George Edwards (British politician)

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George Edwards in 1922

Sir George Edwards OBE (5 October 1850 – 6 December 1933) was a trade unionist and Labour Party politician in the United Kingdom.


Edwards was born in Marsham, Norfolk, the son of a poor ex-soldier who worked as an agricultural labourer. After the Crimean War, when the family's income was threatened by rising prices, they had to enter the workhouse for a year. At the age of 6, Edwards went to work for one shilling (five pence) a week, scaring crows. Because of the need to work he never went to school, and only learnt to read and write in adult life, being taught by his wife.

He joined the Primitive Methodists, and married at the age of 22. In 1889 he became secretary of the Norfolk and Norwich Amalgamated Labour Union, which ceased to exist in 1896.

Ten years later (1906) he founded the Eastern Counties Agricultural Labourers & Small Holders Union later known as the National Union of Agricultural and Allied Workers, and became its general secretary. He cycled over 6,000 miles to meetings in the first year, and built its membership to over 3,000.

In 1906 he was elected to Norfolk County Council, in 1914 he became a magistrate, and in 1918 he became a county alderman. During the war he served on various committees and was given the OBE.

He contested the South Norfolk constituency at the 1918 general election. He won 26% of the votes, losing to the Liberal Party candidate William Cozens-Hardy.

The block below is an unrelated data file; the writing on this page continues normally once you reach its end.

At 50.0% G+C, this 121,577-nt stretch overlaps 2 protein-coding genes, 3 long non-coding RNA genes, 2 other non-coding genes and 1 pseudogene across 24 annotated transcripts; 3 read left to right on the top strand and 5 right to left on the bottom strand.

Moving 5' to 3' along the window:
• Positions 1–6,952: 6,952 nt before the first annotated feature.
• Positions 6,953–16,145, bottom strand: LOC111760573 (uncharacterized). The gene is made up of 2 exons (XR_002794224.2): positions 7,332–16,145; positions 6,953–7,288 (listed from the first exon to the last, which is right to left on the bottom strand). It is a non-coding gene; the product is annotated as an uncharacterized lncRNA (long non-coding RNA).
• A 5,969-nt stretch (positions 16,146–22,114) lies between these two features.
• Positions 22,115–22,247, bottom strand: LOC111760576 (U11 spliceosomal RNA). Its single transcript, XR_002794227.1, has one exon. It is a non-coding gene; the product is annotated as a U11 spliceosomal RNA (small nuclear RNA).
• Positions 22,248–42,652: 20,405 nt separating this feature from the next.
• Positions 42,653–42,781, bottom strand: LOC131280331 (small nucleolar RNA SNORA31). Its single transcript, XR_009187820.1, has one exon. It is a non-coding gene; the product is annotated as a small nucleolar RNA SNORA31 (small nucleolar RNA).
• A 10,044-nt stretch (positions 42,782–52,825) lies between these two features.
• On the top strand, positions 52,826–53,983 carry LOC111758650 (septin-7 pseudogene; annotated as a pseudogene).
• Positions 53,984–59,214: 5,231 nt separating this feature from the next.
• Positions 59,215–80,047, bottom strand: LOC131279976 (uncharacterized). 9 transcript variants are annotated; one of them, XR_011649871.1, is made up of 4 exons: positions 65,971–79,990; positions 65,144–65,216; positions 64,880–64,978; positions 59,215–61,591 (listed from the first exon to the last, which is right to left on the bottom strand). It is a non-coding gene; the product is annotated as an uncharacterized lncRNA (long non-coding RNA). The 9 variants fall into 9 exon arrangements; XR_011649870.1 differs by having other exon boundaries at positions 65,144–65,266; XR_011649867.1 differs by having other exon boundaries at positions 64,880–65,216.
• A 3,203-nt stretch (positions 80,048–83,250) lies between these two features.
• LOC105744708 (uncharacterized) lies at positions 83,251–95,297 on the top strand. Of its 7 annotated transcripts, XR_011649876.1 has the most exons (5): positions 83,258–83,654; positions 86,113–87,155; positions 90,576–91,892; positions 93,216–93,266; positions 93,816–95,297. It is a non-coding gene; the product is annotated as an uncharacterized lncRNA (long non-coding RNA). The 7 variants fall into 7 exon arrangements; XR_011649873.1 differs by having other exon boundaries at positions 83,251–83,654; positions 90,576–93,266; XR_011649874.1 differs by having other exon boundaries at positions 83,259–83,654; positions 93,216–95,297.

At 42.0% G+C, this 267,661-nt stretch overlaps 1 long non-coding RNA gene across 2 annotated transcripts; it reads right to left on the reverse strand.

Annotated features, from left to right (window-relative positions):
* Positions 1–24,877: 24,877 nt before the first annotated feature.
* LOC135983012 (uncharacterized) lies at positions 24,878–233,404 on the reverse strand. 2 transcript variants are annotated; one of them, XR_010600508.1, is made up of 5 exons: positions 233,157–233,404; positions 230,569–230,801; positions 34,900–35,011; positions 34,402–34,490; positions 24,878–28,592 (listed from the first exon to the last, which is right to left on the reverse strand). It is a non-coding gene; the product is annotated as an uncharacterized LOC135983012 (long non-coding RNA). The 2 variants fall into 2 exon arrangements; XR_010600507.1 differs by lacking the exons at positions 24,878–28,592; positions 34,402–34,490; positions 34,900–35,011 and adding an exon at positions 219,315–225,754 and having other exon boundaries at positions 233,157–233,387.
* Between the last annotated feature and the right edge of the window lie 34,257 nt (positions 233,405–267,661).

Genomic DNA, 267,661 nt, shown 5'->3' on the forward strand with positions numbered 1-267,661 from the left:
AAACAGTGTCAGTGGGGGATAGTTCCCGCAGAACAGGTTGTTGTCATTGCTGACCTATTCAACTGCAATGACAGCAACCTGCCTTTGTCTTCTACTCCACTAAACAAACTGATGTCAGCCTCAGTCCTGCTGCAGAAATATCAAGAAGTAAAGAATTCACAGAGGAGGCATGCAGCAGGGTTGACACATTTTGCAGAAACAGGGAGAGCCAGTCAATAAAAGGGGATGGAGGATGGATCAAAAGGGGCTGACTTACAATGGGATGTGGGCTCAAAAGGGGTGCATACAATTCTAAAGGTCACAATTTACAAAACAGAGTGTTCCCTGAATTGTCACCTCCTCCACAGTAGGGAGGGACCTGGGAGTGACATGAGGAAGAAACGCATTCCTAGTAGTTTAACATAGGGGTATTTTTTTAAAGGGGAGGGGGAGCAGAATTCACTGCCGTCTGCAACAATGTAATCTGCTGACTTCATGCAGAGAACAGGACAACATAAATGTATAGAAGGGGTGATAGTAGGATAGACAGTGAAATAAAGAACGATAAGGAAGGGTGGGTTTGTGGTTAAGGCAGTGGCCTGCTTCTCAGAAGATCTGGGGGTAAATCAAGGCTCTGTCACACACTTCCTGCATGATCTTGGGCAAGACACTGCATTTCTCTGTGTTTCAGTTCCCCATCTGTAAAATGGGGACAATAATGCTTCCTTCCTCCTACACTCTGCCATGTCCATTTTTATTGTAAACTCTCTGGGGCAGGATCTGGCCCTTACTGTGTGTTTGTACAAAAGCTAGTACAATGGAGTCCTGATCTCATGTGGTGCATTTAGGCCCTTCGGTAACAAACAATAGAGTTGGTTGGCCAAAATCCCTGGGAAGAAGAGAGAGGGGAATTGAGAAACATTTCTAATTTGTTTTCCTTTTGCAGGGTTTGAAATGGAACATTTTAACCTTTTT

When Cozens-Hardy succeeded to the peerage in 1920 as Baron Cozens-Hardy, Edwards won the resulting by-election in July 1920, with 46% of the votes, with Liberal vote split between pro- and anti-coalition candidates. Edwards was then nearly 70 years of age, one of the oldest ever by-election winners. At the 1922 general election, the Liberals did not field a candidate, and he lost the seat to the Conservative Thomas William Hay.

Edwards was returned to the House of Commons at the 1923 general election, when he beat Hay with a majority of only 861 votes, but lost again in 1924, to the Conservative James Christie. He did not stand for Parliament again.

He was knighted in 1930. His wife died in 1912, and they had no children.

See also[edit]


  • Edwards, George (1922). From Crow-Scaring to Westminster: An Autobiography. London: Labour Publishing. British Library shelfmark: 010855.aa.65. See it in Project Gutenberg.


External links[edit]

Trade union offices
Preceded by
New position
General Secretary of the National Union of Agricultural Workers
Succeeded by
Robert Barrie Walker
Parliament of the United Kingdom
Preceded by
William Cozens-Hardy
Member of Parliament for South Norfolk
Succeeded by
Thomas William Hay
Preceded by
Thomas William Hay
Member of Parliament for South Norfolk
Succeeded by
James Christie